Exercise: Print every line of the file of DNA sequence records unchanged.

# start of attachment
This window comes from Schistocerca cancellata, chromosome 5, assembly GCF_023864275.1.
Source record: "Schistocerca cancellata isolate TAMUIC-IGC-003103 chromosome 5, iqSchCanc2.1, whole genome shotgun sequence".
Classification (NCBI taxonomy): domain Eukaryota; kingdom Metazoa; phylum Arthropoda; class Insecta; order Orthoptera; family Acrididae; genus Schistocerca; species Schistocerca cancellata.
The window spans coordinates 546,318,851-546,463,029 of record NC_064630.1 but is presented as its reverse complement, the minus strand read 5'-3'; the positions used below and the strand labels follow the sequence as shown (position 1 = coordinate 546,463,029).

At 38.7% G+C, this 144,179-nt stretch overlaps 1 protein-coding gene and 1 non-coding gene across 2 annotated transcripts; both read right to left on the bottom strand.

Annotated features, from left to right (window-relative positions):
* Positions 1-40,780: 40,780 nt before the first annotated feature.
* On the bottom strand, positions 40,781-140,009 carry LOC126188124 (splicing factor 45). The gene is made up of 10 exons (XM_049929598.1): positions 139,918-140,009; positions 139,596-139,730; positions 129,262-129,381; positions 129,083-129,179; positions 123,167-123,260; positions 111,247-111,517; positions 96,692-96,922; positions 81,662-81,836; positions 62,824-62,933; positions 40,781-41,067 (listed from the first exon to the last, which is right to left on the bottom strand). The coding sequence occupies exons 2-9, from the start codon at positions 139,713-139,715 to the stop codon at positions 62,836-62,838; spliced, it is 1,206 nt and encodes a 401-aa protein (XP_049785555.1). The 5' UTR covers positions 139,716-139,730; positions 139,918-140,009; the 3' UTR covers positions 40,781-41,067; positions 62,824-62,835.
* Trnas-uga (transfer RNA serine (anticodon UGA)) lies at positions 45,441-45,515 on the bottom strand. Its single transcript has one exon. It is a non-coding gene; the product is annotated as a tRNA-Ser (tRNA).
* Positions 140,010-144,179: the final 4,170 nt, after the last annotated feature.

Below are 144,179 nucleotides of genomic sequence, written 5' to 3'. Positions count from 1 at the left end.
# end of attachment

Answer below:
This window comes from Schistocerca cancellata, chromosome 5, assembly GCF_023864275.1.
Source record: "Schistocerca cancellata isolate TAMUIC-IGC-003103 chromosome 5, iqSchCanc2.1, whole genome shotgun sequence".
Classification (NCBI taxonomy): domain Eukaryota; kingdom Metazoa; phylum Arthropoda; class Insecta; order Orthoptera; family Acrididae; genus Schistocerca; species Schistocerca cancellata.
The window spans coordinates 546,318,851-546,463,029 of record NC_064630.1 but is presented as its reverse complement, the minus strand read 5'-3'; the positions used below and the strand labels follow the sequence as shown (position 1 = coordinate 546,463,029).

At 38.7% G+C, this 144,179-nt stretch overlaps 1 protein-coding gene and 1 non-coding gene across 2 annotated transcripts; both read right to left on the bottom strand.

Annotated features, from left to right (window-relative positions):
* Positions 1-40,780: 40,780 nt before the first annotated feature.
* On the bottom strand, positions 40,781-140,009 carry LOC126188124 (splicing factor 45). The gene is made up of 10 exons (XM_049929598.1): positions 139,918-140,009; positions 139,596-139,730; positions 129,262-129,381; positions 129,083-129,179; positions 123,167-123,260; positions 111,247-111,517; positions 96,692-96,922; positions 81,662-81,836; positions 62,824-62,933; positions 40,781-41,067 (listed from the first exon to the last, which is right to left on the bottom strand). The coding sequence occupies exons 2-9, from the start codon at positions 139,713-139,715 to the stop codon at positions 62,836-62,838; spliced, it is 1,206 nt and encodes a 401-aa protein (XP_049785555.1). The 5' UTR covers positions 139,716-139,730; positions 139,918-140,009; the 3' UTR covers positions 40,781-41,067; positions 62,824-62,835.
* Trnas-uga (transfer RNA serine (anticodon UGA)) lies at positions 45,441-45,515 on the bottom strand. Its single transcript has one exon. It is a non-coding gene; the product is annotated as a tRNA-Ser (tRNA).
* Positions 140,010-144,179: the final 4,170 nt, after the last annotated feature.

Below are 144,179 nucleotides of genomic sequence, written 5' to 3'. Positions count from 1 at the left end.